Dysplasic mole increases future risk of melanoma
By Keith Roach, M.D.
DEAR DR. ROACH: I recently went to my dermatologist because I noticed a dark mole I hadn’t seen before. He did a biopsy, and it was called a “moderately dysplastic nevus.” He recommended removal, which was done right away. During the appointment he mentioned that I am now at greater risk for melanoma, even though I have no family history of melanoma and I do not have a great number of moles. I do get a yearly skin screening, as I am at risk to develop cancer due to my misspent youth basking in the sun despite my fair hair and skin. I have tried to find more information online, but it’s been challenging to find things I can understand. Can you shed more light on this topic? — T.M.H.
ANSWER: Sometimes, the name itself can tell you much about what you need to know. “Dysplasia” comes from the Greek roots literally meaning “bad growth.” A nevus is a mole, in medical-speak.
Dysplasia is on a precise scale, from mild to severe, then to cancer. A dysplastic mole is potentially precancerous. Anyone with a history of dysplasia is at higher risk for that happening again.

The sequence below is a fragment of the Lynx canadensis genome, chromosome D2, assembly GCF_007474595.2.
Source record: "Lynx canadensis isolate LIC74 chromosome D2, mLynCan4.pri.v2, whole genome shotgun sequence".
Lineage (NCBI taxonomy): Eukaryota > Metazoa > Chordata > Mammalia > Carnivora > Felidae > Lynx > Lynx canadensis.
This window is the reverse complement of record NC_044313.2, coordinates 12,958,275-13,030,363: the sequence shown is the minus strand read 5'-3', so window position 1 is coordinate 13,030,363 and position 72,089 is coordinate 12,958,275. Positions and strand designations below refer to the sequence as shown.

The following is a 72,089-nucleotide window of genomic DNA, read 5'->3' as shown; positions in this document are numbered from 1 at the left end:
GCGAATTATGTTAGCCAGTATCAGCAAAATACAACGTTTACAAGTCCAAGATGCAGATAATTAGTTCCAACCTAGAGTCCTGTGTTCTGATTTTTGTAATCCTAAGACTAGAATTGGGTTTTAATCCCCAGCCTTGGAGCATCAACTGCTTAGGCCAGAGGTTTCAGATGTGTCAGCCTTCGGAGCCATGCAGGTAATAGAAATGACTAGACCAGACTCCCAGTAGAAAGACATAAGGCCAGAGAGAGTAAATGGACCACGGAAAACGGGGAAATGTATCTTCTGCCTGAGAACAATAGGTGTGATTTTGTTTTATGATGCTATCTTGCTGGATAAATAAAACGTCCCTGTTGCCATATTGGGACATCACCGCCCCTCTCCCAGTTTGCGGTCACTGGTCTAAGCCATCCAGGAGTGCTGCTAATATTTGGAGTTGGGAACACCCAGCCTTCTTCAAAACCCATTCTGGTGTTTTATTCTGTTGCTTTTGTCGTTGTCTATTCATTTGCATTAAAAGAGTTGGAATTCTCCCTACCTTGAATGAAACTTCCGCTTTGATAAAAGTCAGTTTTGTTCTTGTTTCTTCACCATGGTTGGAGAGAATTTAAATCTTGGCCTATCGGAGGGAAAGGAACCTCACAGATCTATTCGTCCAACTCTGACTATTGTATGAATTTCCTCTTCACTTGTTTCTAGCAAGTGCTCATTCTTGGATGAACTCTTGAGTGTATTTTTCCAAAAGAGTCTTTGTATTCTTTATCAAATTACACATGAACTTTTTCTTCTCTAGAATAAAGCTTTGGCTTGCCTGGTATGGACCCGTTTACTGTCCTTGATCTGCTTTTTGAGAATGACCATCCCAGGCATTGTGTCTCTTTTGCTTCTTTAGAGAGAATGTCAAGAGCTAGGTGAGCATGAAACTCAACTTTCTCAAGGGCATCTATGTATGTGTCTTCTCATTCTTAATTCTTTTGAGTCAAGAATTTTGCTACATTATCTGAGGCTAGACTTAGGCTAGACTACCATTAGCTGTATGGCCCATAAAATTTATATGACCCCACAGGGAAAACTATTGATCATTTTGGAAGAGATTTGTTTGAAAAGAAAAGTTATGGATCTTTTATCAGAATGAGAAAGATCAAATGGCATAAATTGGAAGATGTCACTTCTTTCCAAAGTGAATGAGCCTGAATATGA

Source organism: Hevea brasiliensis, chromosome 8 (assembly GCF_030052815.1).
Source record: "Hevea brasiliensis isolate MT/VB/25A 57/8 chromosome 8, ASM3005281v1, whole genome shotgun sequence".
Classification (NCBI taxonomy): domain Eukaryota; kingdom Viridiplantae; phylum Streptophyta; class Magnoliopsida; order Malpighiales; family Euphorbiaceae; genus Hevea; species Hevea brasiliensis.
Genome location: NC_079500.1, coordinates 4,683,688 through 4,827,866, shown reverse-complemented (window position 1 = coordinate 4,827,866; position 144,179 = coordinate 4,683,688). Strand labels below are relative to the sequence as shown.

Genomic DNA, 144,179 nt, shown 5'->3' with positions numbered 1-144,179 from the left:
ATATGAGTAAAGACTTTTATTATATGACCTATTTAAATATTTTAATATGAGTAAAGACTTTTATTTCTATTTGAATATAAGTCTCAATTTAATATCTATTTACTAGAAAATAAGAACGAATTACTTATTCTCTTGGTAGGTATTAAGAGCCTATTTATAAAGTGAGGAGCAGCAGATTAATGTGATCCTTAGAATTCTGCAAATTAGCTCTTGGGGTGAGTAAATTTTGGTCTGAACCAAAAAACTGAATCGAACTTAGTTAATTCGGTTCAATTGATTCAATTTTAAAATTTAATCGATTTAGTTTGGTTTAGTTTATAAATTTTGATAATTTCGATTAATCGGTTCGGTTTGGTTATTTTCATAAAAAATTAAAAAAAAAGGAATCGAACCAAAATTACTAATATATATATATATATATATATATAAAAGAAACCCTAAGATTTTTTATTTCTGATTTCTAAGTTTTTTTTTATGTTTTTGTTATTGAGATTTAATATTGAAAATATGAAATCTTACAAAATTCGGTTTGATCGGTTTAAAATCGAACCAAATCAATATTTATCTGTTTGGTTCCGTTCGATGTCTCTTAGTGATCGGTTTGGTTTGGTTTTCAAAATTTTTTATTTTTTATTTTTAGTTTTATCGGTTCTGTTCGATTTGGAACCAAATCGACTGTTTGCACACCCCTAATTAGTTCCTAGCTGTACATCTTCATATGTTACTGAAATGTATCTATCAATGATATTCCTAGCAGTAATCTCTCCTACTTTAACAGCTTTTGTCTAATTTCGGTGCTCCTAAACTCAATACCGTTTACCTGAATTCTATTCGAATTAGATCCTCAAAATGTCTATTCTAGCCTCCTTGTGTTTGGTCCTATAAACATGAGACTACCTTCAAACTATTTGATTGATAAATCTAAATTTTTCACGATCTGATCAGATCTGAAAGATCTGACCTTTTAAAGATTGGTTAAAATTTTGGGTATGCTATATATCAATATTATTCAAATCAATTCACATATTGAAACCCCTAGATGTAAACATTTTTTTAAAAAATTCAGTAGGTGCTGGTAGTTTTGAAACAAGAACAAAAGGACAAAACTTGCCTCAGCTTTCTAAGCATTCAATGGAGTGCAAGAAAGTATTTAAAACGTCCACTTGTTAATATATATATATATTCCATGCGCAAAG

Dysplastic moles are almost always darkly pigmented, as yours was. The major cancer risk in people with a history of dysplastic moles is the cancer melanoma. The increase in risk for a person with a single dysplastic mole is about 50% greater than the risk of melanoma compared with a person who has never had a dysplastic mole. The more dysplastic moles, the greater the risk.
In addition to your regular skin exam by your dermatologist, you should make it a point to check yourself for any new or changing moles.
DEAR DR. ROACH: We’re almost into flu shot season, and, at about the same time, I’ll be at eight months since my second Moderna shot, which I understand is when I’ll be eligible for the third one. Here’s my question: Should I separate these two injections by a certain amount of time to avoid any problems? And if so, what is an adequate time frame? — B.F.
ANSWER: When the COVID-19 vaccines were first released, doctors recommended against getting them around the time of any other vaccine. That advice has changed, reflecting our increasing experience with this disease. Currently there are no restrictions on getting the COVID-19 vaccine in terms of timing of other vaccines. However, if you had more than the usual sore arm and some fatigue with the first doses, you may want to wait until you are recovered from the COVID-19 vaccine before getting the flu shot.
Last year’s flu season was milder than in recorded history, because of mask wearing and other measures to reduce spread of COVID-19. I anticipate this year will also be mild; as such, I would not delay the COVID-19 booster for fear of interaction with the flu shot. Get the COVID-19 vaccine first if you are worried about side effects, then get the flu shot once you are back to normal.